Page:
Category Two: BEVERAGES
What did people like to drink in the early 1900’s? I’m pretty sure it’s different than the beverages we think of today. The average family wouldn’t have had a fridge full of Coke*. (The average family didn’t have a fridge at all, only an ice box.)
On the Beverage page of “Recipes-My Friends and My Own,” you can see someone glued a newspaper clipping for Hot Spiced Cider. And what will we find next ?
Here’s a surprise! Cheesed Potatoes? Rice & Cheese Balls? Cheese Crumbs? Baked Cheese Tapioca? Looks like someone was a bit confused about what constitutes a beverage!
Rice & Cheese Balls (Copied as written)
1/2 grated cheese, 1 pt boiled rice
season with salt and cayenne pepper
add 1 well beaten egg; moisten with a little cream sauce. Form in balls, egg & bread crumb them & fry in hot fat.
Okay, next page…
Maybe we’ll find some enticing, old fashioned drink recipes now.
And… nope. I guess my great great grandmother wasn’t interested in beverages, because the next ten pages are completely blank!
I looked up popular non-alcoholic drinks of the early 1900’s and found Beef Tea, Tea, Coffee & Coffee Substitutes, Cream Coffee (whipped cream), Chocolate (made with scraped, unsweetened chocolate), and Cocoa. For cold beverages, Iced coffee, Iced tea (with or without lemon), Lemonade, Ginger Ale, Raspberry Vinegar Switchel, Carbonated water (soda water, with or without flavored syrups), and Mineral water*. (From the Food Timeline Library.) I don’t think I would bother to keep those recipes myself, although the Switchel sounds interesting.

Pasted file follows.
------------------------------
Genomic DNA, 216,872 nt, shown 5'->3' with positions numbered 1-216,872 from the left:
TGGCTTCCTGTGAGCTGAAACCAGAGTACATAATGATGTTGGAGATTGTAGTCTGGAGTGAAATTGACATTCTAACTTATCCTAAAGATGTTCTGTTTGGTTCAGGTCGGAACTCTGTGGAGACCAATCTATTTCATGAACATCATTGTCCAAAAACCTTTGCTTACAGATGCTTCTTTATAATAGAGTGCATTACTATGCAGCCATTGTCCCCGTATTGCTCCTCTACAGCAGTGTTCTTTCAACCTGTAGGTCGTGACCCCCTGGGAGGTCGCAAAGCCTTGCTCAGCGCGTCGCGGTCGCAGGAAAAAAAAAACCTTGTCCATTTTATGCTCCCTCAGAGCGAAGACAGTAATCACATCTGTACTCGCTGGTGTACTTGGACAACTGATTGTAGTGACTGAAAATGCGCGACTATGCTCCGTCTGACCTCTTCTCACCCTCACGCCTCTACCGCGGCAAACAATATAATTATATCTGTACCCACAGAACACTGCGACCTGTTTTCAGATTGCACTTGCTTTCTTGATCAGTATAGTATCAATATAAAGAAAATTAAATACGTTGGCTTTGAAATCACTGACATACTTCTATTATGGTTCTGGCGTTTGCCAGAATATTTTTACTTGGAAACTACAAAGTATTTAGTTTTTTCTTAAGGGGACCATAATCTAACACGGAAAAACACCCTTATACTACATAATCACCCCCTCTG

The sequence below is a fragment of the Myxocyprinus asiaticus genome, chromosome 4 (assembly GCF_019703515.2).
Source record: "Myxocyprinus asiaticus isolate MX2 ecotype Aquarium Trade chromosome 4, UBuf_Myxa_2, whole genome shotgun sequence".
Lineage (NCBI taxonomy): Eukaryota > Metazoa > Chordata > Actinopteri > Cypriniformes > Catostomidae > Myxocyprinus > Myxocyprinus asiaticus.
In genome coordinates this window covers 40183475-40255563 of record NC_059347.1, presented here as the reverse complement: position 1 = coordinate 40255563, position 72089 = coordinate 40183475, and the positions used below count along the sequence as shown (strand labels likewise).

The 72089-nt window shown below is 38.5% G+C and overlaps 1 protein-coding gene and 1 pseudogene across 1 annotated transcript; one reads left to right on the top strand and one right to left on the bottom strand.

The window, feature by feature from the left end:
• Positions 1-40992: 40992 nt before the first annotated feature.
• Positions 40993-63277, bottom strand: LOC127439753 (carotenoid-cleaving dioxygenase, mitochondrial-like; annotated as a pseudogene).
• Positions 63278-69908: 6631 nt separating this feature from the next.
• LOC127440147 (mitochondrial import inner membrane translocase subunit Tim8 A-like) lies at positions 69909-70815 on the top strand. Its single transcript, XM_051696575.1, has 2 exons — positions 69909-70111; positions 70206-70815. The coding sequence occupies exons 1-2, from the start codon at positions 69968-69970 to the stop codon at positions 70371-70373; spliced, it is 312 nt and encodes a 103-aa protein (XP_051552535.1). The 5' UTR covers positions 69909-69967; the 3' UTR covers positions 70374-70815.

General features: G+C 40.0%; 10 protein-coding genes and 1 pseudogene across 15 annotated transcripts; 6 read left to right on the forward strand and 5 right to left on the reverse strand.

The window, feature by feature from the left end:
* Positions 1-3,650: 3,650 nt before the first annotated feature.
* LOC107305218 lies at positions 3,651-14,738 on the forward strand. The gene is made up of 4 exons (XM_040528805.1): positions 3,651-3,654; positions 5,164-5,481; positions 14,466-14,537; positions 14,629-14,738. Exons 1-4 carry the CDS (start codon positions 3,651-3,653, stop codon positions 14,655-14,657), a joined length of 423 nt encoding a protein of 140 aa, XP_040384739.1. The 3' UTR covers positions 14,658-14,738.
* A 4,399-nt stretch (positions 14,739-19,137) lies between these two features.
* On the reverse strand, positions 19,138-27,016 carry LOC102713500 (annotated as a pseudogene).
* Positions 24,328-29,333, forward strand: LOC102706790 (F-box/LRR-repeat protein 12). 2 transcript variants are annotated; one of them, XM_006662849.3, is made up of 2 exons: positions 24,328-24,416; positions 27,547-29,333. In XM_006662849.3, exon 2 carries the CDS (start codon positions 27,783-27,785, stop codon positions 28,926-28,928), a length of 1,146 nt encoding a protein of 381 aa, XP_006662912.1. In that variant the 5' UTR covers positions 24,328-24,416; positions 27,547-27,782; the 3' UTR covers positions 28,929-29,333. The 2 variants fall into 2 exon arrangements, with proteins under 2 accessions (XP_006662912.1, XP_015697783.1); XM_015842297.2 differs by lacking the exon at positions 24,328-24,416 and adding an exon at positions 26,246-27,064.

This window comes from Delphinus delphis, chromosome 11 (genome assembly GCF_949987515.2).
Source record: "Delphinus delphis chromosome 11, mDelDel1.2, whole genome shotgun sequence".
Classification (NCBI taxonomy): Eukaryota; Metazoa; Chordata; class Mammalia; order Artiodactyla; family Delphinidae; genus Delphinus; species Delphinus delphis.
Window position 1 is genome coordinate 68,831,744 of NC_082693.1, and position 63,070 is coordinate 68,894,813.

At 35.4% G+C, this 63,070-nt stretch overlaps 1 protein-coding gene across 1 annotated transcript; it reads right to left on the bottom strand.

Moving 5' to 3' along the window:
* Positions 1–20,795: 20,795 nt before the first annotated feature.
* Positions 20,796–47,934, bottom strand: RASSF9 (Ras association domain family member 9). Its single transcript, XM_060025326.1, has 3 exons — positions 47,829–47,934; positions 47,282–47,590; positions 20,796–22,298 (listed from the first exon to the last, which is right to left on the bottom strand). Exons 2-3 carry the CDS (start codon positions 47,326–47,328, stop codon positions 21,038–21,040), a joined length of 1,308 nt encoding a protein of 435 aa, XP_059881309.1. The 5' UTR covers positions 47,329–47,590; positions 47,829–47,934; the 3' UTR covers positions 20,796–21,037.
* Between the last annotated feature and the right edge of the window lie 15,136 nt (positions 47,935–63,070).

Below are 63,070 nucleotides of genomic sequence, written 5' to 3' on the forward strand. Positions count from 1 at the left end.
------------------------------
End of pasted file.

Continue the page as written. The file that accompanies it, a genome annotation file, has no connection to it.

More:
‘A Harvest Drink. Mix with five gallons of good water, half a gallon of molasses, one quart of vinegar, and two ounces of powdered ginger. This will make not only a very pleasant beverage, but one highly invigorating and healthful.’—From Practical American Cookery and Domestic Economy, by Miss Hall, 1855,
*Here’s an interesting Coke fact from the Coca-Cola website: “On May 8, 1886, Dr. John Pemberton sold the first glass of Coca-Cola at Jacobs’ Pharmacy in downtown Atlanta. Serving nine drinks per day in its first year, Coca-Cola was new refreshment in its beginning. See the story here of how it all began.”
WOW, that is some big drink!
I enjoy your exploration of the ghost recipe book. It made me remember some old recipes I inherited from my grandmothers. Many I used over the years with my growing family, and many are scant on details just like your rice ball recipe.
I’m glad it has sparked a memory.
Here’s a recipe for Switchel from a friend of mine who makes it all the time:
Some juice (raspberry is good, also cherry). A little apple cider vinegar. A splash of ginger juice, or some shredded ginger root. So maybe a total quarter to a half cup of stuff in a quart jar. Fill jar with water and refrigerate. If it’s really hot out, a tiny pinch of sea salt adds electrolytes.